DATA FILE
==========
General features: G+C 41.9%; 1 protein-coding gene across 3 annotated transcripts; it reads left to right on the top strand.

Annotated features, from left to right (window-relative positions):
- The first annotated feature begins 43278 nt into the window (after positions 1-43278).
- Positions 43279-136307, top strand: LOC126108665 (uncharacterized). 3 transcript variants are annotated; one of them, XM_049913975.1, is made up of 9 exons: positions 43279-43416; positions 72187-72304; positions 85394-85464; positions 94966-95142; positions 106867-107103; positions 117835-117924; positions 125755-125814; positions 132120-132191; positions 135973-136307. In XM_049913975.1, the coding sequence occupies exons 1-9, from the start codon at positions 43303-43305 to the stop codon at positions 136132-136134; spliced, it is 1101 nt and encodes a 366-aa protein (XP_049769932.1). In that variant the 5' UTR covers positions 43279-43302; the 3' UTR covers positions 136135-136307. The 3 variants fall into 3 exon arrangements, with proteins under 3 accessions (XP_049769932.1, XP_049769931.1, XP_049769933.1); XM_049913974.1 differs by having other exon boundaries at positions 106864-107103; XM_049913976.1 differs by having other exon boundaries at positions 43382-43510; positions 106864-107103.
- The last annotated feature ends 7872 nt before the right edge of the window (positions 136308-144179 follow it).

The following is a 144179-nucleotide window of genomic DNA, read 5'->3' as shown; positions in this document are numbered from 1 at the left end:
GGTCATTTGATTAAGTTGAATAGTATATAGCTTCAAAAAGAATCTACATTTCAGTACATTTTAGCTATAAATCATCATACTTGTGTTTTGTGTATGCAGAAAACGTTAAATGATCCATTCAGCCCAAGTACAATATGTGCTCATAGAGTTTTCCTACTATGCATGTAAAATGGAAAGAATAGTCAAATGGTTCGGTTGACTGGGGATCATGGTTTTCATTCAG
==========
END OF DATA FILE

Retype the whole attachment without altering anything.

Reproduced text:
General features: G+C 41.9%; 1 protein-coding gene across 3 annotated transcripts; it reads left to right on the top strand.

Annotated features, from left to right (window-relative positions):
- The first annotated feature begins 43278 nt into the window (after positions 1-43278).
- Positions 43279-136307, top strand: LOC126108665 (uncharacterized). 3 transcript variants are annotated; one of them, XM_049913975.1, is made up of 9 exons: positions 43279-43416; positions 72187-72304; positions 85394-85464; positions 94966-95142; positions 106867-107103; positions 117835-117924; positions 125755-125814; positions 132120-132191; positions 135973-136307. In XM_049913975.1, the coding sequence occupies exons 1-9, from the start codon at positions 43303-43305 to the stop codon at positions 136132-136134; spliced, it is 1101 nt and encodes a 366-aa protein (XP_049769932.1). In that variant the 5' UTR covers positions 43279-43302; the 3' UTR covers positions 136135-136307. The 3 variants fall into 3 exon arrangements, with proteins under 3 accessions (XP_049769932.1, XP_049769931.1, XP_049769933.1); XM_049913974.1 differs by having other exon boundaries at positions 106864-107103; XM_049913976.1 differs by having other exon boundaries at positions 43382-43510; positions 106864-107103.
- The last annotated feature ends 7872 nt before the right edge of the window (positions 136308-144179 follow it).

The following is a 144179-nucleotide window of genomic DNA, read 5'->3' as shown; positions in this document are numbered from 1 at the left end:
GGTCATTTGATTAAGTTGAATAGTATATAGCTTCAAAAAGAATCTACATTTCAGTACATTTTAGCTATAAATCATCATACTTGTGTTTTGTGTATGCAGAAAACGTTAAATGATCCATTCAGCCCAAGTACAATATGTGCTCATAGAGTTTTCCTACTATGCATGTAAAATGGAAAGAATAGTCAAATGGTTCGGTTGACTGGGGATCATGGTTTTCATTCAG